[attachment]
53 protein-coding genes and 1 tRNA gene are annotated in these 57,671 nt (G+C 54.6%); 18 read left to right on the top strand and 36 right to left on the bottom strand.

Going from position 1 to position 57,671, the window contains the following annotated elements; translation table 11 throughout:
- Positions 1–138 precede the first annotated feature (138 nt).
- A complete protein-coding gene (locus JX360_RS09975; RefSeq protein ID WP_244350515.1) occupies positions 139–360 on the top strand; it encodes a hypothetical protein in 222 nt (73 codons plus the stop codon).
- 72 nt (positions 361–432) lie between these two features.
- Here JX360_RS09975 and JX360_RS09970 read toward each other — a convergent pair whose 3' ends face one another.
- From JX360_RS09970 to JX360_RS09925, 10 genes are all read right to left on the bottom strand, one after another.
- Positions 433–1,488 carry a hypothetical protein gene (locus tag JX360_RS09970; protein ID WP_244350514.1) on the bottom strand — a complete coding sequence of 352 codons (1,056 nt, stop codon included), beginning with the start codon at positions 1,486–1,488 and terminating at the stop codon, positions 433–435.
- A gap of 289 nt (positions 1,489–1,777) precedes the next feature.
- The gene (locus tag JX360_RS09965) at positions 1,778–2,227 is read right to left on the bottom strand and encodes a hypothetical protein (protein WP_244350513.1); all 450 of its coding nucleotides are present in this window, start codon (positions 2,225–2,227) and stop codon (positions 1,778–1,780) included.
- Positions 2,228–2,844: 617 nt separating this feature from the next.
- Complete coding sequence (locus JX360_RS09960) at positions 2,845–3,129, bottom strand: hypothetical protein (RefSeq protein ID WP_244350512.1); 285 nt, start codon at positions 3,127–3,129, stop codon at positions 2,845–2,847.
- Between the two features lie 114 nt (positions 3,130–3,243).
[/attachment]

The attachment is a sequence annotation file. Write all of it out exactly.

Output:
53 protein-coding genes and 1 tRNA gene are annotated in these 57,671 nt (G+C 54.6%); 18 read left to right on the top strand and 36 right to left on the bottom strand.

Going from position 1 to position 57,671, the window contains the following annotated elements; translation table 11 throughout:
- Positions 1–138 precede the first annotated feature (138 nt).
- A complete protein-coding gene (locus JX360_RS09975; RefSeq protein ID WP_244350515.1) occupies positions 139–360 on the top strand; it encodes a hypothetical protein in 222 nt (73 codons plus the stop codon).
- 72 nt (positions 361–432) lie between these two features.
- Here JX360_RS09975 and JX360_RS09970 read toward each other — a convergent pair whose 3' ends face one another.
- From JX360_RS09970 to JX360_RS09925, 10 genes are all read right to left on the bottom strand, one after another.
- Positions 433–1,488 carry a hypothetical protein gene (locus tag JX360_RS09970; protein ID WP_244350514.1) on the bottom strand — a complete coding sequence of 352 codons (1,056 nt, stop codon included), beginning with the start codon at positions 1,486–1,488 and terminating at the stop codon, positions 433–435.
- A gap of 289 nt (positions 1,489–1,777) precedes the next feature.
- The gene (locus tag JX360_RS09965) at positions 1,778–2,227 is read right to left on the bottom strand and encodes a hypothetical protein (protein WP_244350513.1); all 450 of its coding nucleotides are present in this window, start codon (positions 2,225–2,227) and stop codon (positions 1,778–1,780) included.
- Positions 2,228–2,844: 617 nt separating this feature from the next.
- Complete coding sequence (locus JX360_RS09960) at positions 2,845–3,129, bottom strand: hypothetical protein (RefSeq protein ID WP_244350512.1); 285 nt, start codon at positions 3,127–3,129, stop codon at positions 2,845–2,847.
- Between the two features lie 114 nt (positions 3,130–3,243).